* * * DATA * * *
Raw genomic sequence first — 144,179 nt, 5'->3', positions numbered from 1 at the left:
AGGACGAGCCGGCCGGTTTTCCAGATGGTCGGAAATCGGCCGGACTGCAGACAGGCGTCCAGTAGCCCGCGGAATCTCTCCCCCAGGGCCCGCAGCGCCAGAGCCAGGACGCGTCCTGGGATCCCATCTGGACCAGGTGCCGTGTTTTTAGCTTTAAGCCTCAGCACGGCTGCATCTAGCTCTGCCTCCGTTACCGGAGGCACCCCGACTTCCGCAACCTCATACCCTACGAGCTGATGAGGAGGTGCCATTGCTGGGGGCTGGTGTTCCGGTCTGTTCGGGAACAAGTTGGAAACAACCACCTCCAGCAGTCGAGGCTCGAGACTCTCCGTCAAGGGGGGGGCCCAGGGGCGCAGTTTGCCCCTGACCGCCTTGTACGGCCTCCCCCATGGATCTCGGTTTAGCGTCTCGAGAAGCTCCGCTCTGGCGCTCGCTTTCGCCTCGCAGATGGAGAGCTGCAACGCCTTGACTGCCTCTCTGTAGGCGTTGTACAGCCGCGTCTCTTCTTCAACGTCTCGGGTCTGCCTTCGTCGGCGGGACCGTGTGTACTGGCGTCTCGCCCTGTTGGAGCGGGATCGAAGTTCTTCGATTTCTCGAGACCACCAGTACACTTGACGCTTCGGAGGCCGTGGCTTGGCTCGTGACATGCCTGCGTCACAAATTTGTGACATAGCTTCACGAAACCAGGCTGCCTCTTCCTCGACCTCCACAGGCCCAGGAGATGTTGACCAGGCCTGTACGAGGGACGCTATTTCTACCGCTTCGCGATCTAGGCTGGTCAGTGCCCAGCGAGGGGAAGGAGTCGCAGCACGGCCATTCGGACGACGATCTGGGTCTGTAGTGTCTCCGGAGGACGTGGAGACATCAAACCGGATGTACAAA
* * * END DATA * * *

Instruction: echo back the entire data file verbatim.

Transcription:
Raw genomic sequence first — 144,179 nt, 5'->3', positions numbered from 1 at the left:
AGGACGAGCCGGCCGGTTTTCCAGATGGTCGGAAATCGGCCGGACTGCAGACAGGCGTCCAGTAGCCCGCGGAATCTCTCCCCCAGGGCCCGCAGCGCCAGAGCCAGGACGCGTCCTGGGATCCCATCTGGACCAGGTGCCGTGTTTTTAGCTTTAAGCCTCAGCACGGCTGCATCTAGCTCTGCCTCCGTTACCGGAGGCACCCCGACTTCCGCAACCTCATACCCTACGAGCTGATGAGGAGGTGCCATTGCTGGGGGCTGGTGTTCCGGTCTGTTCGGGAACAAGTTGGAAACAACCACCTCCAGCAGTCGAGGCTCGAGACTCTCCGTCAAGGGGGGGGCCCAGGGGCGCAGTTTGCCCCTGACCGCCTTGTACGGCCTCCCCCATGGATCTCGGTTTAGCGTCTCGAGAAGCTCCGCTCTGGCGCTCGCTTTCGCCTCGCAGATGGAGAGCTGCAACGCCTTGACTGCCTCTCTGTAGGCGTTGTACAGCCGCGTCTCTTCTTCAACGTCTCGGGTCTGCCTTCGTCGGCGGGACCGTGTGTACTGGCGTCTCGCCCTGTTGGAGCGGGATCGAAGTTCTTCGATTTCTCGAGACCACCAGTACACTTGACGCTTCGGAGGCCGTGGCTTGGCTCGTGACATGCCTGCGTCACAAATTTGTGACATAGCTTCACGAAACCAGGCTGCCTCTTCCTCGACCTCCACAGGCCCAGGAGATGTTGACCAGGCCTGTACGAGGGACGCTATTTCTACCGCTTCGCGATCTAGGCTGGTCAGTGCCCAGCGAGGGGAAGGAGTCGCAGCACGGCCATTCGGACGACGATCTGGGTCTGTAGTGTCTCCGGAGGACGTGGAGACATCAAACCGGATGTACAAA